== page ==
“Show off,” Farkas laughed.
“It had to be done.”
Before he could offer another retort, Galmar’s gravelly shout bellowed over the soldiers. “Dragonborn. I have an important job for you and that lazy brother of yours.”
“Had to go showing off,” Farkas muttered as they stalked toward the tent. “Now he’s gonna expect us to do something.”
She ducked through the tent first, Farkas at her back and tried to avoid Ulfric’s gaze for fear of giving anything away. “Close that flap,” Galmar barked.
Farkas pulled the tent flap closed and turned in to face them.
Ulfric rose from his seat and set his empty tankard on the table. “Galmar’s gotten wind of some very interesting news.”
“It would seem the esteemed Jarl of Markharth’s uncle and steward is a faithful Talos worshipper, despite their little bond with the Empire and the Thalmor.”
“That is interesting,” Luthien agreed.
“So what does that mean for us?” Farkas asked.
“It means that if properly used to our advantage, it could give us some much needed leverage,” Galmar glared over at him.
“With The Reach in our power, we can stop the raping of her silver mines and keep that wealth here in Skyrim where it belongs,” Ulfric added.
Before Farkas could interject with another question that garnered Galmar’s icy stare, she spoke up. “What do you need us to do?”
“I need you to get into Markharth and see if you can find some… er… evidence of his faithfulness to Talos, and when you do confront him with it. See if you can persuade him to aid in our cause. It would be awful for him if word got out, if you catch my drift.”
Her brow furrowed, lips twitching in protest, but then Ulfric responded with a smile of concession that let her know she was free to trust Farkas with their secret. It figured that Farkas hadn’t even noticed, and for a second she thought about clubbing him over the back of his head with her shield.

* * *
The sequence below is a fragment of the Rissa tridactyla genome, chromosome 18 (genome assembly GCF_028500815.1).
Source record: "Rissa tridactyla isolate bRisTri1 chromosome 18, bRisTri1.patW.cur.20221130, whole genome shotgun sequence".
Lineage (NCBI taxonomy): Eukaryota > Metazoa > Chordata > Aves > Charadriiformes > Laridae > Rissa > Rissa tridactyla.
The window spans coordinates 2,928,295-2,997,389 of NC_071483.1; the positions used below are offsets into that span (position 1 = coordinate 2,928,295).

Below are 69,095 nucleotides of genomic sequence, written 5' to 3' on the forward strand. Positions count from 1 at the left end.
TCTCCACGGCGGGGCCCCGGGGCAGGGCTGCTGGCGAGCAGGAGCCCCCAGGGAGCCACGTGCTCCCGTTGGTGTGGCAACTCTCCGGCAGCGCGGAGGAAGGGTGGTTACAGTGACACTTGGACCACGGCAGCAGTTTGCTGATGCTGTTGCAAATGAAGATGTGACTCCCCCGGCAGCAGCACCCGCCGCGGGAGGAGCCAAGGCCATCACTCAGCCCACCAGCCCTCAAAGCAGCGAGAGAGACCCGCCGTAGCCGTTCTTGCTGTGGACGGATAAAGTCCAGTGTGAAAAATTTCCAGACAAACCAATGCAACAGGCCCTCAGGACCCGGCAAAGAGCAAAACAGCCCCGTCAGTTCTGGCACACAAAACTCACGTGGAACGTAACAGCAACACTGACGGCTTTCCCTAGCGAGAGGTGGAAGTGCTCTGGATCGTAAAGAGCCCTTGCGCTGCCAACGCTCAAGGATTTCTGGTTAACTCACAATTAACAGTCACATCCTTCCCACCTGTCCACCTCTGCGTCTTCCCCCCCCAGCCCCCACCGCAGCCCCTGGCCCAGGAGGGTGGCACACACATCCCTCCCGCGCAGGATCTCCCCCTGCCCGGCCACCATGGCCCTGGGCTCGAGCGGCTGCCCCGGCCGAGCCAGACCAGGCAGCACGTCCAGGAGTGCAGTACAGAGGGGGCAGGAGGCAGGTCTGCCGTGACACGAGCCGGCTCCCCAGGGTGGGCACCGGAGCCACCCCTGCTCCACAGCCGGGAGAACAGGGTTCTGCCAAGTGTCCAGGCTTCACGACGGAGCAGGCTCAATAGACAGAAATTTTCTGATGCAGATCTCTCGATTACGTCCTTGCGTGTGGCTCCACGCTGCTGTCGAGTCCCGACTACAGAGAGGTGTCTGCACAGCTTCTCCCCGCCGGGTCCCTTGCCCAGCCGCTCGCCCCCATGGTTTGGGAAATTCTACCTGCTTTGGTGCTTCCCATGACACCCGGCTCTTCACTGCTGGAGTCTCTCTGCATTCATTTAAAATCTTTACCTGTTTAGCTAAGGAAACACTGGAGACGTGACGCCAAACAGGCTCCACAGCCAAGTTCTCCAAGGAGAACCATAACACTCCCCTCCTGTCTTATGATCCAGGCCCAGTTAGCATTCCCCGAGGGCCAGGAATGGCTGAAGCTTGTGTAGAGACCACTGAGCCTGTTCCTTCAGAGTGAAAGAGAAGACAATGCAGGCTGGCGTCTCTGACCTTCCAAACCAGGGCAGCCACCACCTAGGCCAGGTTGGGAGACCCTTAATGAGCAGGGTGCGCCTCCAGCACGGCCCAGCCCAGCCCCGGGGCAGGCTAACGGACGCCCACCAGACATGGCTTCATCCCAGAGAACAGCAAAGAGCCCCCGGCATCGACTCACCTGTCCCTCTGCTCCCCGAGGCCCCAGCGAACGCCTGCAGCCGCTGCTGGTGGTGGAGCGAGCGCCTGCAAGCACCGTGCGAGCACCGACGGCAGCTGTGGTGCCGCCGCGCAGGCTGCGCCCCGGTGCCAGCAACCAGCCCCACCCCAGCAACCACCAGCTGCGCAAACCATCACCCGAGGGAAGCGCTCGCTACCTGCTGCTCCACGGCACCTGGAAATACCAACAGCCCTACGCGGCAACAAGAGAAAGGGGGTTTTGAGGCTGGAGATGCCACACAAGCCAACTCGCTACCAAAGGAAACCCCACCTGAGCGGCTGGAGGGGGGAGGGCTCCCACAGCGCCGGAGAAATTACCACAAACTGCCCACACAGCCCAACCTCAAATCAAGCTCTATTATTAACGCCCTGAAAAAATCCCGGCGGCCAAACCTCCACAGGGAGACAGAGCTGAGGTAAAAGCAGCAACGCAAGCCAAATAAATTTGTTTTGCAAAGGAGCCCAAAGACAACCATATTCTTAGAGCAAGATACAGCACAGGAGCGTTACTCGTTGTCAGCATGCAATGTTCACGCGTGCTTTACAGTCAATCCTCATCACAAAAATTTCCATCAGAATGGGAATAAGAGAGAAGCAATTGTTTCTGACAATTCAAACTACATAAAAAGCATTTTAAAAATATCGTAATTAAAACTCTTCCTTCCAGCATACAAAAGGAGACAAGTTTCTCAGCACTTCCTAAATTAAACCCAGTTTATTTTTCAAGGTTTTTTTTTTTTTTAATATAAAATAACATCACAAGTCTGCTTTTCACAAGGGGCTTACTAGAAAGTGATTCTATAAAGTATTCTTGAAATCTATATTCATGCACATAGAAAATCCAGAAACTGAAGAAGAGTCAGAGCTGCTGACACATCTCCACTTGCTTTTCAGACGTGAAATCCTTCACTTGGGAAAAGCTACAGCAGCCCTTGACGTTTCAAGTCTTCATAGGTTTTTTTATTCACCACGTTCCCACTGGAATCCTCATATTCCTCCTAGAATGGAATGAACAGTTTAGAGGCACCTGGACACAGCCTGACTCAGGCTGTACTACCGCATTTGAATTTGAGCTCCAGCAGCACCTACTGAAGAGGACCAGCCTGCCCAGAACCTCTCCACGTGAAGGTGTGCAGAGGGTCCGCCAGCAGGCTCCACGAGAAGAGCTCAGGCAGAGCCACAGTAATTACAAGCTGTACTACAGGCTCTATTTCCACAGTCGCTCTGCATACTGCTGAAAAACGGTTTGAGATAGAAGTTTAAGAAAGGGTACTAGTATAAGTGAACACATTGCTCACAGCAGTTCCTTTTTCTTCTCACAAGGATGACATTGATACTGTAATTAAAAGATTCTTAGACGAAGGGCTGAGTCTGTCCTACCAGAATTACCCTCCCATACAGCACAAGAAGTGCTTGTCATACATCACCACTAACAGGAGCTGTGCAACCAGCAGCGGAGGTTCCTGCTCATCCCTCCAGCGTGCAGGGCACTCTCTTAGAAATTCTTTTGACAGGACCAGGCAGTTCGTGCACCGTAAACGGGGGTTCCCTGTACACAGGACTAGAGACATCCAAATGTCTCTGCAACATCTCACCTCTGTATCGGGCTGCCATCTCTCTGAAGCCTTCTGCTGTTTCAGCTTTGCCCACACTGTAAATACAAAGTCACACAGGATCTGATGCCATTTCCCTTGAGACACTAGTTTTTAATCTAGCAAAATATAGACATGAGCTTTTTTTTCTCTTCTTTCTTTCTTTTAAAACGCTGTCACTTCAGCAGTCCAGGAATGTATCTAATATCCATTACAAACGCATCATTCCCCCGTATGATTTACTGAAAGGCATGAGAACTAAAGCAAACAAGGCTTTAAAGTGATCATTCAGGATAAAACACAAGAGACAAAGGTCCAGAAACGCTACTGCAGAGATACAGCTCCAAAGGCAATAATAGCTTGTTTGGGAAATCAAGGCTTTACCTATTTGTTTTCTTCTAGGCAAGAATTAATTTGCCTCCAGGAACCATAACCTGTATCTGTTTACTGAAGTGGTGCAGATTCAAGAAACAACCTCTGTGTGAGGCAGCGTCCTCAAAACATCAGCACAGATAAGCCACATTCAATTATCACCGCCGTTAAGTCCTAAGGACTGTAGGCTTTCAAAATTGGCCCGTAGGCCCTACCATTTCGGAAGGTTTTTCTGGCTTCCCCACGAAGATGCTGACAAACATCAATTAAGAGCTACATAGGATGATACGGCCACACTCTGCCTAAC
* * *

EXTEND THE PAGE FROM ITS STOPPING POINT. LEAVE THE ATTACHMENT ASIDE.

“I always do.”
Ulfric responded with nothing more than a slow nod of appreciation before turning his gaze back to Luthien. “Show Skyrim you still love her, Ulfric.”
He bent to kiss her forehead, his strong fingers curling at the back of her neck as he murmured, “Talos be with you always, heart of my heart,” before stepping back to let them go.
She waited until they were nearly a mile away from the camp before she said anything, reaching out to punch Farkas in the shoulder to make sure she had his undivided attention.
“Hey, what the hell was that for?”
“You didn’t even say anything.”
“About what Ulfric said to you.”
“What? I told him I would watch your back, just like I always do. What else was I supposed to say?”
“Oh, I don’t know… maybe, I’ll protect your queen with my life, my lord?”
“What, and let on like I know some big secret? That’s the kind of thing that gets men killed out here,” he grinned over at her. “I know nothing.”
His chiding grin faded and he grew serious for a moment. “Are you happy?”
“Yes,” she nodded, falling into his shoulder as they walked. “It’s all very scary and new and different, but I care for him.”
“Does he care for you?”
“That’s all that’s ever mattered to me, that you were cared for as you deserved to be. And I think you’re right to keep that kind of thing under lock and key with this war going on. If anyone found out…”
“We’re not telling anyone. Until now, I wasn’t even allowed to tell you, but I talked about you so much on the way here, Ulfric said he felt like you were his own brother.”
“So when can I talk to him about my land and titles and concubines?”
“You have to take a wife before you can have concubines.” Luthien laughed, a girlish giddiness rolling through her that seemed to hold the darkness of her dream away for the time being. It was the first time she hadn’t thought about it in days, and she was glad for the respite from its foreboding. “But I’ll put in a good word for you.”
“Maybe I’ll marry Lydia,” he said thoughtfully. “I’ve never knew a woman who could drink me under the table until I met her. That’s the kind of woman you wanna have children with.”
“Speaking of Lydia, she wasn’t in Whiterun when we stopped there for the night on our way from Riften. It’s been almost a month since we took the city from Balgruuf. I thought she would have come back by now.”
“Where’d you send her?”
“To deliver some Dwemer cogs to Arniel Gane up at the College of Winterhold. He’s working on some weird project and I’ve been collecting them on my travels since last year. I just hadn’t gotten around to taking them back to him yet, so I figured I’d send her, get her out of the city during the attacks.”
“That is odd she hasn’t returned yet,” he pondered. “It doesn’t take that long to get to Winterhold and back. I hope nothing’s happened to her.”